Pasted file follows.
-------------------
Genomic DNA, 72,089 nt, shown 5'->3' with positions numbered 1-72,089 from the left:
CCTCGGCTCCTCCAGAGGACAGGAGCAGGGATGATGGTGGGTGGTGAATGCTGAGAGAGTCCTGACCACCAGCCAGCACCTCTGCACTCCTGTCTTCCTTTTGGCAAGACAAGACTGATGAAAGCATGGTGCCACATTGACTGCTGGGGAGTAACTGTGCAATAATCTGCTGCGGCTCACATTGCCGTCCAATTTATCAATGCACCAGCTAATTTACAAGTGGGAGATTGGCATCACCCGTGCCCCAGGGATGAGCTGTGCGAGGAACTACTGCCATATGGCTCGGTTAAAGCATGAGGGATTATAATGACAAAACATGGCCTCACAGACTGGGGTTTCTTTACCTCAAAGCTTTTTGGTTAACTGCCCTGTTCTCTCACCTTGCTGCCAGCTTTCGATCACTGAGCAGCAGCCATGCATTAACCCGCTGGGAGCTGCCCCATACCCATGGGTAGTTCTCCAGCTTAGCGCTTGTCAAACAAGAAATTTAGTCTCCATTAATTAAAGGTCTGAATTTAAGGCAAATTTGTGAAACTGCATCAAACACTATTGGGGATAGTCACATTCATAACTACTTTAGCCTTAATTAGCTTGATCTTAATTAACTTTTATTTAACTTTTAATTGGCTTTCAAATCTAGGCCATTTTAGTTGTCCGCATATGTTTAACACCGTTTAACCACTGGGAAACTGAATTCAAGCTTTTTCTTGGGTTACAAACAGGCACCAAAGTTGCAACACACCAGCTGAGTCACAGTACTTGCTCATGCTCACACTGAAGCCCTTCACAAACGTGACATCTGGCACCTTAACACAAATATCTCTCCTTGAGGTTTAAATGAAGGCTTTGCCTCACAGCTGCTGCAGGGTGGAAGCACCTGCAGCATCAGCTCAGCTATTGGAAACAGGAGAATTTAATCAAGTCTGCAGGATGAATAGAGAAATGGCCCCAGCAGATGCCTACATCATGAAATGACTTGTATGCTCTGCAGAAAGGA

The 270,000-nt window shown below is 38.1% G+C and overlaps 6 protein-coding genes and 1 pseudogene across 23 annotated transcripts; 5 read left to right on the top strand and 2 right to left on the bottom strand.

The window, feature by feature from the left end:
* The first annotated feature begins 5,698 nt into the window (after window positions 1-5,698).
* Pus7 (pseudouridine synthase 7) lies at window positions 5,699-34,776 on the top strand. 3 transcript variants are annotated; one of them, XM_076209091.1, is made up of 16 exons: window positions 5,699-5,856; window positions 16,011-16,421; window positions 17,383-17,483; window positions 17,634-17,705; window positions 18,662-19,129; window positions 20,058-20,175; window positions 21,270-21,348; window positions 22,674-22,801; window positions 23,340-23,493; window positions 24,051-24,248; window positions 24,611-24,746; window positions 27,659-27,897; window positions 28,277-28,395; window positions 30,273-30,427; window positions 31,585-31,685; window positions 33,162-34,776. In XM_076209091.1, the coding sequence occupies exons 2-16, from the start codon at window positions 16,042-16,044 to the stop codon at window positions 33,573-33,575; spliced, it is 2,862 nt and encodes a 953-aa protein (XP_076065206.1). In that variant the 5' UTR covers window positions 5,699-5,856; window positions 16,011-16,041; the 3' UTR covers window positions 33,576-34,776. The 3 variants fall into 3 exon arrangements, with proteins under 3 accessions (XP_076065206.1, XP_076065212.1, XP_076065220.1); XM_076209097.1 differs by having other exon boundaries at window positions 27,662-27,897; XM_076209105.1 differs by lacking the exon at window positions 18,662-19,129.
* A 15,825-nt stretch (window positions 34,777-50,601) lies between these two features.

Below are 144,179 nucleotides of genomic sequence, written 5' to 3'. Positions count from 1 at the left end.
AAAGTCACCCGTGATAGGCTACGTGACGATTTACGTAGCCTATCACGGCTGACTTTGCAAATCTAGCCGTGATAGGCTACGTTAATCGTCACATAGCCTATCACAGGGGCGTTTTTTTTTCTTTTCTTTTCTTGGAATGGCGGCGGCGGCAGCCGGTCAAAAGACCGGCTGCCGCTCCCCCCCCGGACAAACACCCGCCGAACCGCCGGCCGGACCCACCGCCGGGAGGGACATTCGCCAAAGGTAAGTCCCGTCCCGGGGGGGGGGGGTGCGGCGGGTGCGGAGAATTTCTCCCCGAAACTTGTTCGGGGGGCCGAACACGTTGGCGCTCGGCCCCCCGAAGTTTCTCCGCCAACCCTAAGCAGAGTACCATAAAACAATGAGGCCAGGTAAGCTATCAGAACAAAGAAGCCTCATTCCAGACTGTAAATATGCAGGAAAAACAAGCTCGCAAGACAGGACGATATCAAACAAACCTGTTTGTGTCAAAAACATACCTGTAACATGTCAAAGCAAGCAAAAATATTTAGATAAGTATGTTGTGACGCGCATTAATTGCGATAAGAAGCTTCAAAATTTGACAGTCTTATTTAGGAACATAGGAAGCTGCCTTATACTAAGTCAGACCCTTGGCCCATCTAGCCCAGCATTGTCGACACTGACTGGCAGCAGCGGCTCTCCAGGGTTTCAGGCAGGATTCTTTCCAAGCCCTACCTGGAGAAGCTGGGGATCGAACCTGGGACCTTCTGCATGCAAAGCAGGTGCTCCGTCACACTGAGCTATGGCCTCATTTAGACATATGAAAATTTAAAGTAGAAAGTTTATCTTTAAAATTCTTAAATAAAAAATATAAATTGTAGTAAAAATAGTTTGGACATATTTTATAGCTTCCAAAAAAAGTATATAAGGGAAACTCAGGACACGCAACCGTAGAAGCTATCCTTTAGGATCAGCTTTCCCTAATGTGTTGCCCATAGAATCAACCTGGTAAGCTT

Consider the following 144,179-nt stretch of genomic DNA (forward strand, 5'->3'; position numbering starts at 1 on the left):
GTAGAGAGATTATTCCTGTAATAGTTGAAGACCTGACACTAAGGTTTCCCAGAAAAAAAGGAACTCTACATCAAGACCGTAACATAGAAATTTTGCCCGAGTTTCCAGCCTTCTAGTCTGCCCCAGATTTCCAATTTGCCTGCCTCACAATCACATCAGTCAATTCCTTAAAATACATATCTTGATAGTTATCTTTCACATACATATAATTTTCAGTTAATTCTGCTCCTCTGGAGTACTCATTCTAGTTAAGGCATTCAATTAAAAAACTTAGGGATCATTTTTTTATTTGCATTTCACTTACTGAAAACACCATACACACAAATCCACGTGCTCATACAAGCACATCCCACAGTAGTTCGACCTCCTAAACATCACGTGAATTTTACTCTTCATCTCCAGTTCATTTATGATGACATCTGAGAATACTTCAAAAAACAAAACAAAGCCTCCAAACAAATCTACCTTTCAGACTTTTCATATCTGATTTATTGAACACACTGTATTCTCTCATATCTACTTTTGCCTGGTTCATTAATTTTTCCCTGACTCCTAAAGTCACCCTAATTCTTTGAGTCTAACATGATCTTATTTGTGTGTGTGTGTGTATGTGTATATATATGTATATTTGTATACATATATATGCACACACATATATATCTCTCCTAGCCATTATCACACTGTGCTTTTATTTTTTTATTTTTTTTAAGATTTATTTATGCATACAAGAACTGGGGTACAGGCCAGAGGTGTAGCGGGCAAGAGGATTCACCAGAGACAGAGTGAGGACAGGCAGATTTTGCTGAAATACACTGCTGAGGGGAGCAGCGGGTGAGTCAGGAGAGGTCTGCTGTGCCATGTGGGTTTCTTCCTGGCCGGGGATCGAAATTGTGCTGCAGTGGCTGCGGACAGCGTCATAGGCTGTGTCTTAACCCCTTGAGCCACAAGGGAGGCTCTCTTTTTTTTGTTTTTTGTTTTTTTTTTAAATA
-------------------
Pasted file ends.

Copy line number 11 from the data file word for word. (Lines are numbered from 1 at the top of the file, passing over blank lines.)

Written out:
GTAGAGAGATTATTCCTGTAATAGTTGAAGACCTGACACTAAGGTTTCCCAGAAAAAAAGGAACTCTACATCAAGACCGTAACATAGAAATTTTGCCCGAGTTTCCAGCCTTCTAGTCTGCCCCAGATTTCCAATTTGCCTGCCTCACAATCACATCAGTCAATTCCTTAAAATACATATCTTGATAGTTATCTTTCACATACATATAATTTTCAGTTAATTCTGCTCCTCTGGAGTACTCATTCTAGTTAAGGCATTCAATTAAAAAACTTAGGGATCATTTTTTTATTTGCATTTCACTTACTGAAAACACCATACACACAAATCCACGTGCTCATACAAGCACATCCCACAGTAGTTCGACCTCCTAAACATCACGTGAATTTTACTCTTCATCTCCAGTTCATTTATGATGACATCTGAGAATACTTCAAAAAACAAAACAAAGCCTCCAAACAAATCTACCTTTCAGACTTTTCATATCTGATTTATTGAACACACTGTATTCTCTCATATCTACTTTTGCCTGGTTCATTAATTTTTCCCTGACTCCTAAAGTCACCCTAATTCTTTGAGTCTAACATGATCTTATTTGTGTGTGTGTGTGTATGTGTATATATATGTATATTTGTATACATATATATGCACACACATATATATCTCTCCTAGCCATTATCACACTGTGCTTTTATTTTTTTATTTTTTTTAAGATTTATTTATGCATACAAGAACTGGGGTACAGGCCAGAGGTGTAGCGGGCAAGAGGATTCACCAGAGACAGAGTGAGGACAGGCAGATTTTGCTGAAATACACTGCTGAGGGGAGCAGCGGGTGAGTCAGGAGAGGTCTGCTGTGCCATGTGGGTTTCTTCCTGGCCGGGGATCGAAATTGTGCTGCAGTGGCTGCGGACAGCGTCATAGGCTGTGTCTTAACCCCTTGAGCCACAAGGGAGGCTCTCTTTTTTTTGTTTTTTGTTTTTTTTTTAAATA